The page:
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“DEATH AND THE MAIDEN” | Review by Robert W. McDowell

“DEATH AND THE MAIDEN” ASKS, SHOULD TORTURE SHOULD BE USED TO FORCE THE GUILTY TO CONFESS THEIR CRIMES?

Death and The Maiden at Kennedy TheatreAfter the urbane wit of Neil Simon’s BAREFOOT IN THE PARK and the lewd, crude cornpone comedy of THE GREAT AMERICAN TRAILER PARK MUSICAL by David Nehls and Betsy Kelso, Hot Summer Nights at the Kennedy’s nail-biting presentation of Chilean-American dramatist and Duke University professor Ariel Dorfman’s harrowing 1990 psychological drama, DEATH AND THE MAIDEN, is an unexpected splash of ice water in the face. The subject is vigilante justice and DEATH AND THE MAIDEN asks an especially timely question, “Should kidnapping and torture be used to force the guilty to confess their crimes?”

On the surface, desperate housewife Paulina Salas Escobar (played alternately with fury and heart-wrenching poignancy by Benji Taylor Jones) has plenty of justification. Fifteen years ago, while she was a college student in an unnamed South American country, Paulina was scooped up off the street, imprisoned without charges, blindfolded, and brutally raped and tortured over and over by representatives of the ruthless military junta then in power. Her nerves shattered by this nightmarish ordeal, Paulina has skittish as a feral cat, and a virtual recluse in the beach house that she shares with her husband, human-rights attorney and political activist Gerardo Escobar (1995 Tony Award® nominee Alan Campbell).

Gerardo has been asked by the country’s new democratically elected president to serve on an investigative commission that will expose the abuses of the military dictatorship, but whose principal aim is reconciliation and not identification and punishment of the wrongdoers. Then one night, while Gerardo is on his way home from an important meeting with top officials of the new government, a flat tire strands him on the roadside.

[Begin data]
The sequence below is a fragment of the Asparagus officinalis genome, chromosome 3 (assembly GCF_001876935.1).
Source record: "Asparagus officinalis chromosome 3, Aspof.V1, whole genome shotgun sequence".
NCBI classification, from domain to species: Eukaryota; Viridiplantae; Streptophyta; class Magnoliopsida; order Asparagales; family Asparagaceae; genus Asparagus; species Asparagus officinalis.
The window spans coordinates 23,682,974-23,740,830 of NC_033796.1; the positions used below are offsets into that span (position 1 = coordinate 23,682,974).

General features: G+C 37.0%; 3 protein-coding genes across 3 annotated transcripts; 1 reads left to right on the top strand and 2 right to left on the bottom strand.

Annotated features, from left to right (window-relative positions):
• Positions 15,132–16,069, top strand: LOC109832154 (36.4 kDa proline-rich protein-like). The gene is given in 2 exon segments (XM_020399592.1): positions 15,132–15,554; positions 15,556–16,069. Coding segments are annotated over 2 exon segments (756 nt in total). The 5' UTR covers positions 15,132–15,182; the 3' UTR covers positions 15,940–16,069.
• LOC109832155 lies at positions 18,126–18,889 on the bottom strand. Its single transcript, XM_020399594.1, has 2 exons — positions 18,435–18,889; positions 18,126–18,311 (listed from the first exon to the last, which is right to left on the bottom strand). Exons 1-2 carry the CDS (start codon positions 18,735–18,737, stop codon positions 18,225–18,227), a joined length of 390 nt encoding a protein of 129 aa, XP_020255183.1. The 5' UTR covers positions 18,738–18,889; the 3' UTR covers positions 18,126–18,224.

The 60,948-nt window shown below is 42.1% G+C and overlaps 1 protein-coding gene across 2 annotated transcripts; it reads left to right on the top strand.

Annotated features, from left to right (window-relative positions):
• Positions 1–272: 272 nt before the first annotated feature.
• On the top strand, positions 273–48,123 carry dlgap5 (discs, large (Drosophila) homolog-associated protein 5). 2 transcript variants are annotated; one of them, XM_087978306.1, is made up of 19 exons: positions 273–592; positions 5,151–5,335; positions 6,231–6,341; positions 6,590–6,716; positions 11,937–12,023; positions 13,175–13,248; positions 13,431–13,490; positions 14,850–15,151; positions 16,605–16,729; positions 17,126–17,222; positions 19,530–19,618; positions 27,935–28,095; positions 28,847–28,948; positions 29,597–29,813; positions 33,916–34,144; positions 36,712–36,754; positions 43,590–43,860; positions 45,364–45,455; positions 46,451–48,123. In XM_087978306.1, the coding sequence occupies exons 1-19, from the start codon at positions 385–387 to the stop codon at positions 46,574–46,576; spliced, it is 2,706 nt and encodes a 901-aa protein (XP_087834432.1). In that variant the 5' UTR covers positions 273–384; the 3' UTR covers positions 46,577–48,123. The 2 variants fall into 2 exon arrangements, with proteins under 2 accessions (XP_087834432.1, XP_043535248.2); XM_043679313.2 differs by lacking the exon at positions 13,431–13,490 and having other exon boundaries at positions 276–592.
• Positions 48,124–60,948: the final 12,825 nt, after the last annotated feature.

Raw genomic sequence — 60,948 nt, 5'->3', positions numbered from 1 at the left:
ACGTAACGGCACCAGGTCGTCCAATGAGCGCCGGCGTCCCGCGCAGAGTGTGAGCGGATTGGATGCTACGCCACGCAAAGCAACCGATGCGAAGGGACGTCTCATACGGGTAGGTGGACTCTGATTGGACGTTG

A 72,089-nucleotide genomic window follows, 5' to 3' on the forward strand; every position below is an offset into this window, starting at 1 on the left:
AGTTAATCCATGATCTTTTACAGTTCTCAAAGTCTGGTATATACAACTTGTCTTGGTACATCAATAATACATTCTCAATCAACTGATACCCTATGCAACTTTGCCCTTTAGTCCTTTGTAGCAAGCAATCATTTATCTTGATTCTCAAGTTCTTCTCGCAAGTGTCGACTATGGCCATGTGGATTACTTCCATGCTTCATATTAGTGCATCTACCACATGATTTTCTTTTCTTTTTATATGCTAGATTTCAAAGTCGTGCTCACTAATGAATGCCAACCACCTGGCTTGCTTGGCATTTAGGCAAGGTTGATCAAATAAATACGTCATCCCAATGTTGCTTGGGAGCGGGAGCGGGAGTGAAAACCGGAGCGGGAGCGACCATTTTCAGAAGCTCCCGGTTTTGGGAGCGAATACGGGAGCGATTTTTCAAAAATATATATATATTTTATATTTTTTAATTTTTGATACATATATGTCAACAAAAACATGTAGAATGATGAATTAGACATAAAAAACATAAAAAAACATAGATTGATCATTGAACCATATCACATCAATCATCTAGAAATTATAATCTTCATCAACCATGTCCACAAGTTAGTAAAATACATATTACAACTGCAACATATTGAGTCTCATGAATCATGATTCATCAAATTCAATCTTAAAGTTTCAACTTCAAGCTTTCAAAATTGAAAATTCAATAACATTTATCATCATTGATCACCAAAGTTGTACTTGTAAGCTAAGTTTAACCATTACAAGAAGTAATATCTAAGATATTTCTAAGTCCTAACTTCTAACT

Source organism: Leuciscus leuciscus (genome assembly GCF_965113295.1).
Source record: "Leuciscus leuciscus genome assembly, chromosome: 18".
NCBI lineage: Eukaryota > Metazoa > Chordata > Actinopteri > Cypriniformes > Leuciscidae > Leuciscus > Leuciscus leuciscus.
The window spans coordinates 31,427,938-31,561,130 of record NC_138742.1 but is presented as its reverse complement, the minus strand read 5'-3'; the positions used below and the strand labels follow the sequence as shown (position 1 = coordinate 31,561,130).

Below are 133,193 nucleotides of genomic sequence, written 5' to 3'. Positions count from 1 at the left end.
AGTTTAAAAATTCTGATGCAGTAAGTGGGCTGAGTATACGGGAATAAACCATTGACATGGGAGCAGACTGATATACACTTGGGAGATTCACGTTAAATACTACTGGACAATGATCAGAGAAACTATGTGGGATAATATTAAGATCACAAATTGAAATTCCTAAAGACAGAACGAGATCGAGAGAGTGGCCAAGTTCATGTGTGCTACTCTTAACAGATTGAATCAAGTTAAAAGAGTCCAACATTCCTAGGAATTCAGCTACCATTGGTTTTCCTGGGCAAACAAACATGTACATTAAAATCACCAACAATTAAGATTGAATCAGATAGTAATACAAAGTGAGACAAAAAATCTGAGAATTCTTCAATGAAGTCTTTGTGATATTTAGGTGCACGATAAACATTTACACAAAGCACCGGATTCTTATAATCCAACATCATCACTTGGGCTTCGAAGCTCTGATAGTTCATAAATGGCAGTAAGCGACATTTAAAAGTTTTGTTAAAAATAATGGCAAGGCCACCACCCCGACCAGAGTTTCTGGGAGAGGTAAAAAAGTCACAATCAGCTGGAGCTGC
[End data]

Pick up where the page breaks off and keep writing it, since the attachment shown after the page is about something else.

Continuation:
When Gerardo invites Dr. Roberto Miranda (David McClutchey), the Good Samaritan who picks him up and drives him home, in for a drink, Paulina thinks that she recognizes Miranda’s voice as the voice of a doctor who did unspeakable things to her; and she sets about creating her own private Guantánamo right there at the beach house, based on such flimsy evidence as the audiotape of the Franz Schubert quartet “Death and the Maiden” in his car stereo. (It seems the prison doctor employed a Schubert during torture sessions.)

First, Paulina renders Dr. Miranda unconscious, then she ties him to an arm chair and gags him. Then, after she removes his gag, the tortured becomes the torturer and Gerardo becomes an extremely reluctant accomplice in giving Miranda — as in Miranda Rights (how ironic) — the third degree.

WARNING: SPOILERS

Alan Campbell & David McClutchey. Photos by Katherine Kennedy

But can any confession made upon pain of death truly be reliable? That is one tough question that playwright Ariel Dorfman asks; and he muddies the dramatic waters, so that there is never absolute certainty about whether Miranda is, in fact, Paulina’s tormentor or whether his detailed confession is the truth or merely the result of extensive coaching by Gerardo, who thinks that this nightmarish turn of events to come to a quicker resolution if Roberto confesses.

What is undeniable about the current Hot Summer Nights at the Kennedy production of DEATH AND THE MAIDEN is that the onstage pyrotechnics fueled by the rage of Benji Taylor Jones as Paulina, the initial indignation and ultimately the fear of David McClutchey as Roberto, and the increasing queasiness of Alan Campbell as Gerardo make for a series of explosive confrontations in which Taylor is an avenging angel, Campbell is the unheeded voice of reason, and McClutchey is a squirming victim or victimizer (take your choice). But it is also undeniable that this trio of terrific performers create three unforgettable characters that are the stuff that nightmares are made of.

HSN producer and director Adam Twiss deserves kudos for his suspenseful staging of this tightly wound drama. But scenic designer Chris Bernier’s beach-house set is a bit too elaborate, and the time it takes for stagehands to move various elements of it into new positions interrupts the action and slows the dramatic momentum. In the case of DEATH AND THE MAIDEN, simpler is definitely better. This is a play of raw language and even rawer emotions, and any slowdown for scene changes becomes an unnecessary distraction for viewers sitting on the edge of their seats.

SECOND OPINION: July 29th Raleigh, NC NEWS & OBSERVER review by Roy C. Dicks: http://www.newsobserver.com/2010/07/29/603149/dorfmans-maiden-delivers-suspense.html.

Compare opinions, read review by Triangle A&E Susie Potter

Hot Summer Nights at the Kennedy presents DEATH AND THE MAIDEN at 8 p.m. July 29-31, 3 p.m. Aug. 1, 8 p.m. Aug. 4-7, and 3 p.m. Aug. 8 in the Sara Lynn and K.D. Kennedy, Jr. Theater in the Progress Energy Center for the Performing Arts, 2 E. South St., Raleigh, North Carolina 27601.

TICKETS: $22 ($18 students and seniors). BOX OFFICE: 866/811-4111 or https://www.ovationtix.com/trs/pr/712615.

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Categorised in: A&E Theatre Reviews, Lead Story, Reviews

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